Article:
Erstwhile non-fiction author, ghost & freelance writer for others, finally submitting work that floats my own boat, does my own thing. I'll deal with it if you can.
Who was the Original Supertramp?
A profile of the poet and drifter WH Davies (1873–1940), who bewailed a busy world that would not take the time to “stand and stare”.
Be Alert: Britain Needs Lerts!
The British National Department of Social Scrutiny released two new infoganda leaflets this afternoon with regards to the ongoing crisis which is completely under control.
The All-Consuming Paradox of the Zen Playlist
Let us count the many ways of relaxing, Zen-style, with music. But let us first define Zen and see how it plays into the kind of music we want to listen to.
The Back of His Hand
The boy knew his father like the back of his hand. The back of his hand, the front of his hand, the father's palm connects with the boy's leg in multiple, wild swipes. He’s a man possessed by his own inadequacy. His short temper and busted ambition turn him to a frenzy of hate, barely held, with eyes that betray his fear. Nobody knows in the moment, least of all him, whether it’s fear of who he is or how far he could go. Something inside of him wants the boy to feel it too.
Close to Home
A short stretch of tarmac path curves away from the mock-ochre–brick houses perched on a low ridge. The path is at the far corner of a suburban estate of new-builds. A parade of low streetlights follows the path and peters out into the ragged fringes of development; the dog-walkers’ fields, the urban scrub and hinterland of an ancient city.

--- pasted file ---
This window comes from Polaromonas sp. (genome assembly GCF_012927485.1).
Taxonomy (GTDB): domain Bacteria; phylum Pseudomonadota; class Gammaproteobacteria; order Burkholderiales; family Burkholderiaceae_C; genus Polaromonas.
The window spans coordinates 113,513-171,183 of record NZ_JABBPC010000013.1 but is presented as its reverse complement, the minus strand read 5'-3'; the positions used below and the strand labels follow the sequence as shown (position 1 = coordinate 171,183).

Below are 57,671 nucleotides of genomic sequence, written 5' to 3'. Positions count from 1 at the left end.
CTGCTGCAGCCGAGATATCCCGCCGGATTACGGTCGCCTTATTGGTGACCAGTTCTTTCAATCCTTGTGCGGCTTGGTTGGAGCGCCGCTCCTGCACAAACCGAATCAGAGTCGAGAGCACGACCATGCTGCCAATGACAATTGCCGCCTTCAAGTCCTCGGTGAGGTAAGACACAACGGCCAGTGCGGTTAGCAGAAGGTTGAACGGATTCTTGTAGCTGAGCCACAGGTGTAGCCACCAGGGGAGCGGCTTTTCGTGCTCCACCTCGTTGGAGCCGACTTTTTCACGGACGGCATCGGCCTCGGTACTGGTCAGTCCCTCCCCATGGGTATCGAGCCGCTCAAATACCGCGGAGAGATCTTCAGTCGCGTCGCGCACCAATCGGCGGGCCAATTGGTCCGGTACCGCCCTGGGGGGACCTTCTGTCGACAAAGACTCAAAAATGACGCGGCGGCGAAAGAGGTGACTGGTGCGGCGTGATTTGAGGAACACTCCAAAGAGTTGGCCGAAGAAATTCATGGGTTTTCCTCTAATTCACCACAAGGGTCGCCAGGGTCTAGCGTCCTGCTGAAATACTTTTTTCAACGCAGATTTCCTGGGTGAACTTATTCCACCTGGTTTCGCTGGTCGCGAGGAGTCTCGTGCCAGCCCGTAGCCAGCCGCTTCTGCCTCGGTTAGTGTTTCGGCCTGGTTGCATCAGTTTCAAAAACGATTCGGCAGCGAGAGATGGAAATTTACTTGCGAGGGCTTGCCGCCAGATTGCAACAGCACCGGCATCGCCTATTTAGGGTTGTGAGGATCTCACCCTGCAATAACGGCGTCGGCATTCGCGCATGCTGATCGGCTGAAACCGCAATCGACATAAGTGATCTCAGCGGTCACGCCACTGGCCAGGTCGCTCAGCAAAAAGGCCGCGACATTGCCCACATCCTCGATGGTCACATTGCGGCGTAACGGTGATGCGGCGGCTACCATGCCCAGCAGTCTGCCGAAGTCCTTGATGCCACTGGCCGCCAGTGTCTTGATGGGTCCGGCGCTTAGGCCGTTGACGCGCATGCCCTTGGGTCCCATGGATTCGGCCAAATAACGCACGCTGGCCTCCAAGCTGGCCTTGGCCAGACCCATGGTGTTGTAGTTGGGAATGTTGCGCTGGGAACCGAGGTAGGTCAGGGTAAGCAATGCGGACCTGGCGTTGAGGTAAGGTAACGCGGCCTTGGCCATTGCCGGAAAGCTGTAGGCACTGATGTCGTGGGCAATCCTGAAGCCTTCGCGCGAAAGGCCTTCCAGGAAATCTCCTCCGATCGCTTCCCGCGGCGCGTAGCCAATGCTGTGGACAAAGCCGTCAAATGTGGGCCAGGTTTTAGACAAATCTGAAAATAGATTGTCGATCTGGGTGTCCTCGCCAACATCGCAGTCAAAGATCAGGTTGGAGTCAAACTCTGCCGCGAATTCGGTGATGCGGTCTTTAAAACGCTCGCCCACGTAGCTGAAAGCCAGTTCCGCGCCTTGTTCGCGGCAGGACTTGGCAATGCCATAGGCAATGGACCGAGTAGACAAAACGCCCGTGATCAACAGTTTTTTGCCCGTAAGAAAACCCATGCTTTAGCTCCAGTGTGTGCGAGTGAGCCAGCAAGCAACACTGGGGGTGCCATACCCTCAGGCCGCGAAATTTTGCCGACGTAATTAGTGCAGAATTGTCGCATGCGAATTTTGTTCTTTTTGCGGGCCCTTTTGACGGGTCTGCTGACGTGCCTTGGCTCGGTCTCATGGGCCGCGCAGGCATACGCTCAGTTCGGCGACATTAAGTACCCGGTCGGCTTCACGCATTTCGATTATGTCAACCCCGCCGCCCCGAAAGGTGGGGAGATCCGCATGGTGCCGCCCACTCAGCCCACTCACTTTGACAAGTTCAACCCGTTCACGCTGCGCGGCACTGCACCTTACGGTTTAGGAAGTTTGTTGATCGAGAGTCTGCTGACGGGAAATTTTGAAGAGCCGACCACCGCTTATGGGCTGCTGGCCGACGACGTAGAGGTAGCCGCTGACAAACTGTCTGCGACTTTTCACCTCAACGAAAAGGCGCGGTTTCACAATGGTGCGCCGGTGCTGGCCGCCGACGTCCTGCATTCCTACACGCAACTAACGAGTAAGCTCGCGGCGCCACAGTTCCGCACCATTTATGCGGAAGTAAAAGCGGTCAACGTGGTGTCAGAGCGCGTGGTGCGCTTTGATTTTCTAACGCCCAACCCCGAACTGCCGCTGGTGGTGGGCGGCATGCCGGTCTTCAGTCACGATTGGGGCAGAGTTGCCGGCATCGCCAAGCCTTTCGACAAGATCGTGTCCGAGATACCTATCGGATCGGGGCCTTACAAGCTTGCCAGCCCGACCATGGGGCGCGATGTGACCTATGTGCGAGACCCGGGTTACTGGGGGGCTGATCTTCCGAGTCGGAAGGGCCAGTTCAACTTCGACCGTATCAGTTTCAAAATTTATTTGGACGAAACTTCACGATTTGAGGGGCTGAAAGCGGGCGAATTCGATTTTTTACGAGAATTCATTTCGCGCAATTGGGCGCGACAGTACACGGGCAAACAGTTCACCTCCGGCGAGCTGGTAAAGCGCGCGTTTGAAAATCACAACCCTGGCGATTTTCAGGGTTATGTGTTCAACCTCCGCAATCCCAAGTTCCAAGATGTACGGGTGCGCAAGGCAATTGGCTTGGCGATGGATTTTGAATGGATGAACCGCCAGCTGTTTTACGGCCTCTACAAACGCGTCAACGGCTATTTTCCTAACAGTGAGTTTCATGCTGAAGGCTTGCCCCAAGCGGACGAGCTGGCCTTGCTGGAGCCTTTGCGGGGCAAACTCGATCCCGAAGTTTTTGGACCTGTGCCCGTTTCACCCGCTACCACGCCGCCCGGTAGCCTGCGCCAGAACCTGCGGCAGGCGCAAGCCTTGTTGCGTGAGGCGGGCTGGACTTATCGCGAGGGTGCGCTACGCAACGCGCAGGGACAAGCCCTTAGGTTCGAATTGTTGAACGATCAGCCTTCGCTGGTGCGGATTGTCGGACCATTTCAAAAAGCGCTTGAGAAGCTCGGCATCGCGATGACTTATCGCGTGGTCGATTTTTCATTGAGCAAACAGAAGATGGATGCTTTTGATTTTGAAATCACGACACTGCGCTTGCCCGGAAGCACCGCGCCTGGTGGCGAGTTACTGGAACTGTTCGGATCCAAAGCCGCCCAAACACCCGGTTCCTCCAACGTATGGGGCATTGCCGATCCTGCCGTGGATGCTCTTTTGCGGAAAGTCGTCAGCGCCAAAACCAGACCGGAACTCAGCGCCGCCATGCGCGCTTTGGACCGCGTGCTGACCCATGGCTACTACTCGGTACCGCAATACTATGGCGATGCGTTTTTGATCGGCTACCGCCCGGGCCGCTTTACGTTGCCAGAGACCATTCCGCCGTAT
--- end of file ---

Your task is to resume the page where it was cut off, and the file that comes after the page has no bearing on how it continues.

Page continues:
A Ringtail on the Trail of Montagu’s Harrier
I leap from a hedge to escape the nettles, arms held aloft like a poorly-controlled marionette, and manage to scare away every single living thing for fifty yards, apart from the grass.
Reading Between the Lines in Border Country
A murmuring throng, led by a rector and a red cassocked-choir, shuffles west along the narrow street on Ascension Day. Apart from the cleric, every member of the moving crowd holds aloft a withy of hazel five or more feet long as they make their way down Pembroke Street in the heart of Oxford.
Made of Chalk
A harrying gust of icy raindrops blows along the crest of England’s South Downs as blades of distant sunshine shift and spotlight the town below. It is late October and the afternoon has assumed a burden, almost a petulant sulk. With my eyes stinging, screwed up, squinted tight against a shower of tiny needles, I look for an easier path and head for the coastal strip of suburb below, leaving the high down behind.